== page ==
We had arranged to meet agoraphobic Steph in a pub in her home town on Friday. When we checked out the pub, it was, as Steph had promised, admirably suitable for Marie. In addition the décor was attractive and the ambience relaxed. Later we were to find that the food was much better than average pub fare. Steph is warm, articulate – just as I had expected from reading her blog – and beautiful. Poor girl! We kept her away from her beloved allotment for the entire afternoon, and she suffered this without complaint.

Stephanie and Marie

On Friday evening, we found excellent accommodation in Alderly Edge, a village in the Greater Manchester area. We stayed in a good-sized 1930’s house in spacious, well-tended gardens. The house and grounds appeared to have changed little in their 70+ years of existence. Modernisation has been minimal and unobtrusive. Period fireplaces, stained glass windows and bell pushes to summon the servants were all untouched, and the overall effect was that of entering a time bubble. Our hostess was exceedingly sympathetic to Marie’s needs and the whole property reflected her old-world, genteel and slightly eccentric personality. For example, there were table napkins whose design matched the dinner service, connoisseur chocolates on the pillows on the bed and a selection of herbal and caffeine-free teas on demand. It also had an unexpected, very modern bonus – WiFi! Yea! We could check out our emails and see what was happening in the virtual world.

Alderly Edge is home to the vastly overpaid (imho) members of the famous Manchester United football team and their wags. Popular television celebrities, particularly members of the cast of Coronation Street also live here with their partners. Shops in the busy main street reflect the needs of the very affluent, hedonistic and often decadent residents. On Saturday morning I parked alongside the Porches, Ferraris and Bentleys so that Marie could join the wannabe wags (real wags don’t get up before lunch on a Saturday, our hostess informed us) in their favourite occupation – shopping for non-essentials. Marie made a few clothes purchases (to pay for which I may have to remortgage our home…) and then we were on our way to see Helen.

Marie & Helen

Helen lives in Manchester.

Although Helen suffers from anxiety, her main problem (imho) is her lack of self-confidence. Yet she is such a great person! A street or two away from her home, an elderly lady lives in fear of yobbos breaking into her house, so Helen parks her car there to give the impression that the elderly lady isn’t living there alone. This is an accurate indication of Helen’s good nature. In her delightful, infectious, good-humoured company, a few hours just flew by. Helen teaches crafts to adults with learning difficulties and she taught Marie how to make bath bombs. She gave us home-crafted soaps as leaving gifts. We were really sorry to leave, but we had a dinner to attend in Long Eaton, near Nottingham - 2½ hours’ drive away.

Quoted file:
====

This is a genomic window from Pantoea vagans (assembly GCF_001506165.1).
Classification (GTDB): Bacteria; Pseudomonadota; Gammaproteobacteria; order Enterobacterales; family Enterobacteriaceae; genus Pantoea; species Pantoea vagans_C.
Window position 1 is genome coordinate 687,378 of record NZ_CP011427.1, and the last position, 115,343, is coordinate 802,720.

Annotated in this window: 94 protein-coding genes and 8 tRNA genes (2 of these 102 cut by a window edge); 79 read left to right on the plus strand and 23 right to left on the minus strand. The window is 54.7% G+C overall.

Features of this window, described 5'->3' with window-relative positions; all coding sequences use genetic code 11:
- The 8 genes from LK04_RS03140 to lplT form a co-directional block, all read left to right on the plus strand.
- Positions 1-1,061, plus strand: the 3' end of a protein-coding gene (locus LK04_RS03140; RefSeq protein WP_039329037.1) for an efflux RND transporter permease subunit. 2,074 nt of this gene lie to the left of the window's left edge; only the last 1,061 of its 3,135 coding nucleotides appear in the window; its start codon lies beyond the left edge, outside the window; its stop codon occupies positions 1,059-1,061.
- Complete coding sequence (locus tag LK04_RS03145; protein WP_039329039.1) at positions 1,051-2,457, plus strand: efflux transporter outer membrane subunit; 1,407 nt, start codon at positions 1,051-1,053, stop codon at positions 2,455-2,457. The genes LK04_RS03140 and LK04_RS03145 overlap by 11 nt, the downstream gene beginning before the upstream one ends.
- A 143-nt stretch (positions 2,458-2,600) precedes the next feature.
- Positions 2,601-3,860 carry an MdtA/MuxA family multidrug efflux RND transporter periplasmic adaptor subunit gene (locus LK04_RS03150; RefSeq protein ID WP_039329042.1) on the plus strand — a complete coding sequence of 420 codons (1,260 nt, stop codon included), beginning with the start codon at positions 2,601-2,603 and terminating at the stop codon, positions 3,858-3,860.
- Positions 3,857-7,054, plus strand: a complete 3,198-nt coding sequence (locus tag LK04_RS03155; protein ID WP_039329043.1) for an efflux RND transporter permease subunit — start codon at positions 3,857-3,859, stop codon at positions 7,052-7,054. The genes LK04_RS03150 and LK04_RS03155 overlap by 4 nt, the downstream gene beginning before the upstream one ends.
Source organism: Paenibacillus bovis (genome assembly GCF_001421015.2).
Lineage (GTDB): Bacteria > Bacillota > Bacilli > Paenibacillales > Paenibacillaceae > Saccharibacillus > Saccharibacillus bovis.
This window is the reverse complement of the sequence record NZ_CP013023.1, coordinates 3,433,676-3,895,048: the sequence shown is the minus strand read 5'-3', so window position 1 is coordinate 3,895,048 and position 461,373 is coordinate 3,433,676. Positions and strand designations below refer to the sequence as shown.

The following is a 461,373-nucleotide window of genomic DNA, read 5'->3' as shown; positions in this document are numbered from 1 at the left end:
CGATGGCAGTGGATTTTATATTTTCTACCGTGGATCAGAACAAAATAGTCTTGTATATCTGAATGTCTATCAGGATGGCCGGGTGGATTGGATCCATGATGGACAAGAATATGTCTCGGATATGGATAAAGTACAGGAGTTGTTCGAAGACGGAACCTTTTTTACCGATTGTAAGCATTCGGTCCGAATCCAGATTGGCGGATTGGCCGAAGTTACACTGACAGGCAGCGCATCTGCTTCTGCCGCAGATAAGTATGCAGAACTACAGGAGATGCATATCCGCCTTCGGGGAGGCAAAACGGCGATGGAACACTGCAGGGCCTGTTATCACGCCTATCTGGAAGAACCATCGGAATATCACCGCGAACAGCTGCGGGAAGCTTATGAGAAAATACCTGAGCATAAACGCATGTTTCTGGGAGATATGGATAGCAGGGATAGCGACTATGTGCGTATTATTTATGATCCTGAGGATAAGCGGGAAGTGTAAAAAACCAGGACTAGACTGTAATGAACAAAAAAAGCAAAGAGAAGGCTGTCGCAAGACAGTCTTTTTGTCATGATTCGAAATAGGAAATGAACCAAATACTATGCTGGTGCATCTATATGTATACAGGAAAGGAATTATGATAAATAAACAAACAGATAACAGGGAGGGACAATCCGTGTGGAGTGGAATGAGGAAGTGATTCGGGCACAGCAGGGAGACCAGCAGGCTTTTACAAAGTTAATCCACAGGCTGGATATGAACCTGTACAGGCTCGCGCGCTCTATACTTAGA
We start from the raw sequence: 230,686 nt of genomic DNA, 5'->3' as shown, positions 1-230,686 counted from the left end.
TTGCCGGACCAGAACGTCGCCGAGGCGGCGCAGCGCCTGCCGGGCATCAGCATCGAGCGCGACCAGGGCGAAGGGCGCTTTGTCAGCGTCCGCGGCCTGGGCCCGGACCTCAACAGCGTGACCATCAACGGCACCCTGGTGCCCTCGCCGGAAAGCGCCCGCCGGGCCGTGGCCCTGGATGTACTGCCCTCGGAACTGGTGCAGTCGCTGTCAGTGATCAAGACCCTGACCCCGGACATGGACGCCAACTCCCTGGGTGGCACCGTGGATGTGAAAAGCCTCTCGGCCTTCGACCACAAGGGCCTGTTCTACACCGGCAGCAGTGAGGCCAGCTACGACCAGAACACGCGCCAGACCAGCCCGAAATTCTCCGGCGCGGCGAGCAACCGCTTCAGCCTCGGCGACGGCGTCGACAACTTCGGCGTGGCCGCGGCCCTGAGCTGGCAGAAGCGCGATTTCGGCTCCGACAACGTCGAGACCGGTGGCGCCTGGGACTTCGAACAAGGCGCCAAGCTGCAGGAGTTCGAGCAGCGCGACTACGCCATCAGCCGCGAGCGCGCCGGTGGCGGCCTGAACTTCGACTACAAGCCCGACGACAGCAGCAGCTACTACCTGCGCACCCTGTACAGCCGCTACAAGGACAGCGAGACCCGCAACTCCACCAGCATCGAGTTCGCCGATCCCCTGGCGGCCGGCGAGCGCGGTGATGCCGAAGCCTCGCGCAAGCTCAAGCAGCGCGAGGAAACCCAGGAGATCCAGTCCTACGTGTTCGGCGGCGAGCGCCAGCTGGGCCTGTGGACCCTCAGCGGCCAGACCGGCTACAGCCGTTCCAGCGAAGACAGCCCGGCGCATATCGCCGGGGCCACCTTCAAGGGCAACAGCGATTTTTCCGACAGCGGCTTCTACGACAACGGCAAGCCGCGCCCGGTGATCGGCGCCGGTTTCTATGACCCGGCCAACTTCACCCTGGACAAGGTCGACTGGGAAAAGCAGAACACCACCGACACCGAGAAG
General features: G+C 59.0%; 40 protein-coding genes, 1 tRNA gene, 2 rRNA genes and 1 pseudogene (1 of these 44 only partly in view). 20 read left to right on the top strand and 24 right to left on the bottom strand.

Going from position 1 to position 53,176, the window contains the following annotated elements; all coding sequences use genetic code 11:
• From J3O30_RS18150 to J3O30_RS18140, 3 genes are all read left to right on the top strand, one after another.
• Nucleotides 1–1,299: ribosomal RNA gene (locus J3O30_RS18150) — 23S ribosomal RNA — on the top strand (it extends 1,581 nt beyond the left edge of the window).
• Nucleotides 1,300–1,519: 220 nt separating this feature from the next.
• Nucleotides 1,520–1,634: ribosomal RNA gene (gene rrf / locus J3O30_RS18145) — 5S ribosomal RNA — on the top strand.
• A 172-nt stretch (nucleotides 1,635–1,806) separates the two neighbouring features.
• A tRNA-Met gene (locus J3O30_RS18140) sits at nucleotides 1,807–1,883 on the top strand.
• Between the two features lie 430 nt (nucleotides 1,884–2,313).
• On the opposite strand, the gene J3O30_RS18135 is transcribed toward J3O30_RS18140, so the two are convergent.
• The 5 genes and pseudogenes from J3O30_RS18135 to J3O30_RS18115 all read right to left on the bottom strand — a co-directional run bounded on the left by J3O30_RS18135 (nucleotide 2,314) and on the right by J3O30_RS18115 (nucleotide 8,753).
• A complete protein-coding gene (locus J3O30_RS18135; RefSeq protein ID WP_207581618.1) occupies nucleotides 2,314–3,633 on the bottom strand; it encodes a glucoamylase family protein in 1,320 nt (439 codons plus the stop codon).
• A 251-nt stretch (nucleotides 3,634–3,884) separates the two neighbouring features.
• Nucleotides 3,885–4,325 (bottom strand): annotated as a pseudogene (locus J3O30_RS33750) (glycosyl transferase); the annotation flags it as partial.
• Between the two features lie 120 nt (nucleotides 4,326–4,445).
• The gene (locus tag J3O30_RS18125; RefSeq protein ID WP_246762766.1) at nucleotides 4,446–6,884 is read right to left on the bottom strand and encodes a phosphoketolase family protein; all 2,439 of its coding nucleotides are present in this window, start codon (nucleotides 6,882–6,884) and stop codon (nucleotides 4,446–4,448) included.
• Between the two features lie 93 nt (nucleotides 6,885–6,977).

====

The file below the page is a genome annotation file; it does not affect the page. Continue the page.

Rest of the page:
We had booked a room in the Europa Hotel in Long Eaton. Marie’s anxiety issues were adequately addressed here, but the hotel was cheaply furnished, tawdry and had a faint but unpleasant odour. However, the Chinese lady who looked after us was very pleasant and accommodating.

Our dinner engagement was at a nearby Chinese buffet restaurant, where we were to meet, among others, Nicola, the lady that runs the No More Panic website (where does she get the time to do it all?) and Meg, the organiser of the next day’s activities. The restaurant was quite large, quite full and bustling with activity. Not the best place for Marie. Nicola (who was by no means unpleasant and was very friendly the next day) turned out to be less welcoming than Marie had hoped, while Meg, observing Marie’s anxious fidgeting, kept asking her how she was feeling. Although done from the best intentions, this regular questioning managed only to increase Marie’s anxiety to the extent that we had to take our leave. But the night was not lost. At a nearby motel were Julie, Dying Swan, Flinty and Running Man – four nmp chat room regulars. After a brief phone call, we went there. Marie wasn’t able to actually get into the motel, but Julie and Dying Swan and a helpful motel management enabled Marie to wine and dine al fresco in front of the building, while I tested the quality of the beer inside in the company of the two lads. What a kind bunch of people! It proves my theory that anxiety sufferers are much nicer people than the general public.


Left to right –
Wolfie, Flinty, Marie, Kellie & Dying Swan at the “meet”.
Wolfie had traveled all the way from Fife in Scotland!